Windows XP and 2000 Tips & Tricks UPDATE—brought to you by the Windows & .NET Magazine Network and the Windows 2000 FAQ site.
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November 25, 2002—In this issue:
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(contributed by John Savill, FAQ Editor, firstname.lastname@example.org)
This week, I explain why you can't manually stop Windows 2000's Fax service, why the Magnifier utility might automatically start when you start your machine, and why you might receive an error message when you try to uninstall Windows XP. I also tell you about XP's Automatic Metric feature and how you can disable it.
Around the industry this week, Microsoft has released an update to XP Media Center Edition. The company has also confirmed that it will not distribute an XP second edition. Finally, Microsoft has released Windows .NET Server (Win.NET Server) 2003, build 3716, to beta testers to gear up for the product's release next year.
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NET STOP FAX
The Microsoft Fax Service service is not started. More help is available by typing NET HELPMSG 3521.
- The Undo folder isn't present on the system.
- The Win9xundodirpath and Win9xundointegrityinfo registry values are not present in the HKEY_LOCAL_MACHINE\SOFTWARE\Microsoft\Windows\CurrentVersion\Setup registry subkey.
or set the folder permissions by typing
attrib -sh c:\undo
If the folder is missing, you can't uninstall the OS.
If the registry information is missing, try restoring a previous registry backup. Again, if this information is missing, you won't be able to uninstall the OS.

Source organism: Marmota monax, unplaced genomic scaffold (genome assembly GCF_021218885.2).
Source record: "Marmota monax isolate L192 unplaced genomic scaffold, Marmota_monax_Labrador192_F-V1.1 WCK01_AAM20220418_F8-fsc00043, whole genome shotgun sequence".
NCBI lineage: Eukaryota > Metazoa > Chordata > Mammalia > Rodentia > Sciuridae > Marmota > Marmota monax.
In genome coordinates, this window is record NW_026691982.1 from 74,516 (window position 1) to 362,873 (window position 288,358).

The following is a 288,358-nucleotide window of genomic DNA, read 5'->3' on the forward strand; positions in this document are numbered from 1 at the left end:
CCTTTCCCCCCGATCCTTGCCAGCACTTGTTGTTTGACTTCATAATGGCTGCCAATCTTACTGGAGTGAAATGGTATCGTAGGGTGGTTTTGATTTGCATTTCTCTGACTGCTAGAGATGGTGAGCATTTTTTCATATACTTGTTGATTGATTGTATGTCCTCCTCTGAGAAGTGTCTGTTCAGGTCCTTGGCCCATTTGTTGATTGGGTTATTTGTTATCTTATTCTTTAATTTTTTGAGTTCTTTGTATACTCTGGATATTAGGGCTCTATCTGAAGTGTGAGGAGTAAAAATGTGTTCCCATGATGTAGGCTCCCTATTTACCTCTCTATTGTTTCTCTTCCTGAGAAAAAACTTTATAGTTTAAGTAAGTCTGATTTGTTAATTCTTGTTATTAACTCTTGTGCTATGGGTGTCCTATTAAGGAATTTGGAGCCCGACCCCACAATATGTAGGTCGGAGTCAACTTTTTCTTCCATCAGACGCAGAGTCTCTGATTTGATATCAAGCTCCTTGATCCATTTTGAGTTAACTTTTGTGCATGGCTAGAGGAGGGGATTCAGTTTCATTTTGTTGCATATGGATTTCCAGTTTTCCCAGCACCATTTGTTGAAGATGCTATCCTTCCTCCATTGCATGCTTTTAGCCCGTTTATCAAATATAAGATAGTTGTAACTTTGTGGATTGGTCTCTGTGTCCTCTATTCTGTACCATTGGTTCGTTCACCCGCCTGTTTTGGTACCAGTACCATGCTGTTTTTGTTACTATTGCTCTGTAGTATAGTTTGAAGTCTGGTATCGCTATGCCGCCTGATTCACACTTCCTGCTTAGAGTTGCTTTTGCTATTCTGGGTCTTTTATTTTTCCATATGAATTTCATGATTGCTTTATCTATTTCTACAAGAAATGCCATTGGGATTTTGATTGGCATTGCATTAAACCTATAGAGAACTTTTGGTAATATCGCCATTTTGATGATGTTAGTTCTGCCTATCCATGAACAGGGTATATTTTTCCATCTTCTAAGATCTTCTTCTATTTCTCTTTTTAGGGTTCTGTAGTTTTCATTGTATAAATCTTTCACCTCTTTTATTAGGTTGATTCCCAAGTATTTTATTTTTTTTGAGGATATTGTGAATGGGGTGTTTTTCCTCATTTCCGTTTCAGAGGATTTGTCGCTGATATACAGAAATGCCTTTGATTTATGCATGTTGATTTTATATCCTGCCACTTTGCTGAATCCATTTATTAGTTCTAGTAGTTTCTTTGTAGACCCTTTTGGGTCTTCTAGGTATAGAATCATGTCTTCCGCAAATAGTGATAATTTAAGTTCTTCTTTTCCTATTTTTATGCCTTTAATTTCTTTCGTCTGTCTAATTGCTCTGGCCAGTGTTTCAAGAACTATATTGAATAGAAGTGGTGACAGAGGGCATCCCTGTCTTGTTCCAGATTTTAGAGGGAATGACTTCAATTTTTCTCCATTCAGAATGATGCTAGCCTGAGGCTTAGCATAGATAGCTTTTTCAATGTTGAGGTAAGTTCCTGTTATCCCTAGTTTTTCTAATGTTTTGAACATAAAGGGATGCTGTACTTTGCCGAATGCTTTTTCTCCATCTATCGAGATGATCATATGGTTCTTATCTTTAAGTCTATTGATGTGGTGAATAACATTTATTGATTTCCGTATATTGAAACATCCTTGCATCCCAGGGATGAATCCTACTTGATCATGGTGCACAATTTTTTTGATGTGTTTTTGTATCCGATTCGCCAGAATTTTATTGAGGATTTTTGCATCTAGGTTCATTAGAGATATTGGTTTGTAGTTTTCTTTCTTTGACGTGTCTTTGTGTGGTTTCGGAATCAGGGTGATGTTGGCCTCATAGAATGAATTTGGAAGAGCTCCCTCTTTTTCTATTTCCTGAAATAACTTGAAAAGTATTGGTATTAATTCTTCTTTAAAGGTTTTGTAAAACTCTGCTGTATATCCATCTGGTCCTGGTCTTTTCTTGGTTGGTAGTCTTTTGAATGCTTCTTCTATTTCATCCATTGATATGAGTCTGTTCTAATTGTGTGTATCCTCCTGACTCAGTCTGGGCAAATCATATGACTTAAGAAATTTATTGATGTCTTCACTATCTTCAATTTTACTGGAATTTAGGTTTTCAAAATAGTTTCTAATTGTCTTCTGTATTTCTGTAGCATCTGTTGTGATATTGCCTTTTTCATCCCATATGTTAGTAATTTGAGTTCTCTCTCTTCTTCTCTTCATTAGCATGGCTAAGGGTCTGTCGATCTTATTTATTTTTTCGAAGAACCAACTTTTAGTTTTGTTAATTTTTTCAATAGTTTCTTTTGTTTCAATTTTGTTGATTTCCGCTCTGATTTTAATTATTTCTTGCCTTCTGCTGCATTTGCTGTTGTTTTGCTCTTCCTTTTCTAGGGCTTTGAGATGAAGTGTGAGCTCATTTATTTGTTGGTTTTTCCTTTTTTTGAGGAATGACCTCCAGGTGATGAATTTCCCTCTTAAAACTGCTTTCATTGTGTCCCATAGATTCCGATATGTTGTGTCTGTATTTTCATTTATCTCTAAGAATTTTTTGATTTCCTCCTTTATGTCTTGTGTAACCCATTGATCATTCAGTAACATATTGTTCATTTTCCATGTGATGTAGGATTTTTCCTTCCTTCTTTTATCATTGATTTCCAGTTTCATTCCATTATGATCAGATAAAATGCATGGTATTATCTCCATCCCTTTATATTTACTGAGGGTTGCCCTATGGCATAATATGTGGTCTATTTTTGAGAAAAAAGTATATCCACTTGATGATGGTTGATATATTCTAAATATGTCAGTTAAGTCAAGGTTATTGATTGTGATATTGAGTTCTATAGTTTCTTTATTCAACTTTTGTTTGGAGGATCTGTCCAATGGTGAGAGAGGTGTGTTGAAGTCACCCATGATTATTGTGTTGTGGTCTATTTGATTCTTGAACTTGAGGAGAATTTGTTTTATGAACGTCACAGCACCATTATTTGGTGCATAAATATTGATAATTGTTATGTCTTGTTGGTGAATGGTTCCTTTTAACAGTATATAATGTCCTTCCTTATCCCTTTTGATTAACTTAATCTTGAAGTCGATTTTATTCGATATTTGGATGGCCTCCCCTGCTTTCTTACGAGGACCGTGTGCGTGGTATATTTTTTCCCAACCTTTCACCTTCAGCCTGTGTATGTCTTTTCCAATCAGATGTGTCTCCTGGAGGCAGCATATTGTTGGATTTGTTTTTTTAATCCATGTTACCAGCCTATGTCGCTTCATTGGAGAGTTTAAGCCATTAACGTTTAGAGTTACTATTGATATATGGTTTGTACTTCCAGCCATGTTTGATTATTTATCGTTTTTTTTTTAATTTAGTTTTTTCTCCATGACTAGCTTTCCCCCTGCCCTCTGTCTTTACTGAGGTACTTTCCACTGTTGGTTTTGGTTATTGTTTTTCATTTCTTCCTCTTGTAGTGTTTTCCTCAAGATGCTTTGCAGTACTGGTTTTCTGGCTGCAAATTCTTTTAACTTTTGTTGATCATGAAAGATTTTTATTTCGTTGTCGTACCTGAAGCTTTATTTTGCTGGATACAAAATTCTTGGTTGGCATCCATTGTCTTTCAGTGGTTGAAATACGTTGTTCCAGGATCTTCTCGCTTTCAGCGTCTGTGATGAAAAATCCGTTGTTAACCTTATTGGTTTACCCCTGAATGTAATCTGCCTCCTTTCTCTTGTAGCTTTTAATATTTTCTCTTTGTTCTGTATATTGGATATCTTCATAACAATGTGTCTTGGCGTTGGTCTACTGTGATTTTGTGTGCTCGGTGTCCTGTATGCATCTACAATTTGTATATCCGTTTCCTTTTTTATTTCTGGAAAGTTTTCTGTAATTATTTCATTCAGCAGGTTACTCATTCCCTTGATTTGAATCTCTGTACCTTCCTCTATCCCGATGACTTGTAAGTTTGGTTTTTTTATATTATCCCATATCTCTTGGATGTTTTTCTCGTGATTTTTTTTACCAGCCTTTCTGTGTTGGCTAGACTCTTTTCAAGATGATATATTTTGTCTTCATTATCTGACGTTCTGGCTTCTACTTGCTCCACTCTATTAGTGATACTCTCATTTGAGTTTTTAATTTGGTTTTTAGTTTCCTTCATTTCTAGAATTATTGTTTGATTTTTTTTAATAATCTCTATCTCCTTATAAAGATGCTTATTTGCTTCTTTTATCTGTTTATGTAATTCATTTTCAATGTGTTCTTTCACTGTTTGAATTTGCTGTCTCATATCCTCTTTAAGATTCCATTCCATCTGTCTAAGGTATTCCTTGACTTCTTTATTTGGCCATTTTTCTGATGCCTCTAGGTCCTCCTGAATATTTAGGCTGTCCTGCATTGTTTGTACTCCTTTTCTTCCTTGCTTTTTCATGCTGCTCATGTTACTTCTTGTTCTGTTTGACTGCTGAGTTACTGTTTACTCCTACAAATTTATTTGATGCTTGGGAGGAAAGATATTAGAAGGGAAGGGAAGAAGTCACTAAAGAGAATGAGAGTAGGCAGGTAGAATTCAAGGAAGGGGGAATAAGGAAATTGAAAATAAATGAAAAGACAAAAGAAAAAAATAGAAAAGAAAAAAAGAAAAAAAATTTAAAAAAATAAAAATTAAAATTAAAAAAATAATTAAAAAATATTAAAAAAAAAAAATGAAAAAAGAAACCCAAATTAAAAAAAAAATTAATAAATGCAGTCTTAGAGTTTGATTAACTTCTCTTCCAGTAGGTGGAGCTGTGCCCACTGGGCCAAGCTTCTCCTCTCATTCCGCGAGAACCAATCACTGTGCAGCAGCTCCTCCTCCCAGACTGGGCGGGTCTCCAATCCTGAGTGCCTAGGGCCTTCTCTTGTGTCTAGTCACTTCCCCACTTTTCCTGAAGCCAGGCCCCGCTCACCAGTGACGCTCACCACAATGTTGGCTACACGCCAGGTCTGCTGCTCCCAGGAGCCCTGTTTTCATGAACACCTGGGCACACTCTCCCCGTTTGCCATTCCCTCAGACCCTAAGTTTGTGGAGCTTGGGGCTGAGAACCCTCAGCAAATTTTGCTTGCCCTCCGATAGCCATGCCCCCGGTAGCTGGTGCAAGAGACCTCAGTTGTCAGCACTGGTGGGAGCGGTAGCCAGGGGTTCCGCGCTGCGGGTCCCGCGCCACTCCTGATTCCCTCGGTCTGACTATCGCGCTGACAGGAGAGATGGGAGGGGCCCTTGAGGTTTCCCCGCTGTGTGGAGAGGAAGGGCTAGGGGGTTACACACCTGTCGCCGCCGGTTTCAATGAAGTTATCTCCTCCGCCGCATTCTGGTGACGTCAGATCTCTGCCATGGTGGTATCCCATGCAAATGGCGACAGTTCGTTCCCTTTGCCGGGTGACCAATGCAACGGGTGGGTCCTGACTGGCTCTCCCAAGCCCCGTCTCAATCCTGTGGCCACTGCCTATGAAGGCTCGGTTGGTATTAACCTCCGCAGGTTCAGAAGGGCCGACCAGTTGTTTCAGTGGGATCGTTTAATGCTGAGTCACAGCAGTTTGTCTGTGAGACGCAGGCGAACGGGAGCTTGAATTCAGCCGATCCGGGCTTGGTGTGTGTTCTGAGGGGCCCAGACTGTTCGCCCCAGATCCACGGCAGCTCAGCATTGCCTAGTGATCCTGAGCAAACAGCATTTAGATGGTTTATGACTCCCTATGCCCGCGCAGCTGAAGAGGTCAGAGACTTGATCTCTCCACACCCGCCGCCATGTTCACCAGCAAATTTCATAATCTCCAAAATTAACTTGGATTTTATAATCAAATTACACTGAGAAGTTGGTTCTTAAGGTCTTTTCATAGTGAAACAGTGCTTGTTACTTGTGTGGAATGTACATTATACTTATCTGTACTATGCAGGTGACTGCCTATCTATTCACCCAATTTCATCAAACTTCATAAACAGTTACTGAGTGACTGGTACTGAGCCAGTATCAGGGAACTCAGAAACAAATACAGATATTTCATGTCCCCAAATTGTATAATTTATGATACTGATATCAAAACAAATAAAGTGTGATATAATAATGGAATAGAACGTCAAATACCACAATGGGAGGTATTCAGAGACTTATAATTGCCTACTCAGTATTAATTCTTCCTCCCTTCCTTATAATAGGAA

Greater than 200Mbps 10
Greater than 20Mbps, and less than or equal to 200Mbps 20
Greater than 4Mbps, and less than or equal to 20Mbps 30
Greater than 500Kbps, and less than or equal to 4Mbps 40
Less than or equal to 500Kbps 50
Assigning route costs is useful when you have multiple network connections to one destination. In such a scenario, XP will use the fastest link connection because it will have the lowest cost.
To see the end result, from the command prompt type
The following sample shows metric values assigned for multiple IP routes:
Network Destination Netmask Gateway Interface Metric
0.0.0.0 0.0.0.0 192.168.1.1 192.168.1.102 30
0.0.0.0 0.0.0.0 192.168.1.1 192.168.1.101 20
127.0.0.0 255.0.0.0 127.0.0.1 127.0.0.1 1
192.168.1.0 255.255.255.0 192.168.1.101 192.168.1.101 20
192.168.1.0 255.255.255.0 192.168.1.102 192.168.1.102 30
192.168.1.101 255.255.255.255 127.0.0.1 127.0.0.1 20
192.168.1.102 255.255.255.255 127.0.0.1 127.0.0.1 30
192.168.1.255 255.255.255.255 192.168.1.101 192.168.1.101 20
192.168.1.255 255.255.255.255 192.168.1.102 192.168.1.102 30
188.8.131.52 240.0.0.0 192.168.1.101 192.168.1.101 20
184.108.40.206 240.0.0.0 192.168.1.102 192.168.1.102 30
255.255.255.255 255.255.255.255 192.168.1.101 192.168.1.101 1
255.255.255.255 255.255.255.255 192.168.1.101 4 1
255.255.255.255 255.255.255.255 192.168.1.102 192.168.1.102 1
Default Gateway: 192.168.1.1
In this sample, you can see two interfaces: 192.168.1.101 and 192.168.1.102. The first interface has a metric value of 20, and the second interface has a metric value of 30. The first interface, 192.168.1.101, is a 100Mbps LAN link and the second interface, 192.168.1.102, is an 11Mbps wireless network that connects to my 1Mbps broadband link. Where both interfaces are available, XP would use the lowest metric (i.e., 20), which corresponds to the 100Mbps link.
- Open the Network Connections dialog box (go to Start, Settings, Control Panel, and select the Network Connections applet).
- Right-click the desired link, then select Properties.
- Select "Internet Protocol (TCP/IP)", then click Properties.
- Click the Advanced button.
- Clear "Automatic metric", then enter a metric value between 1 and 9999.
- Click OK to all dialog boxes.
- Ensure that the change has taken effect by typing
at the command prompt.
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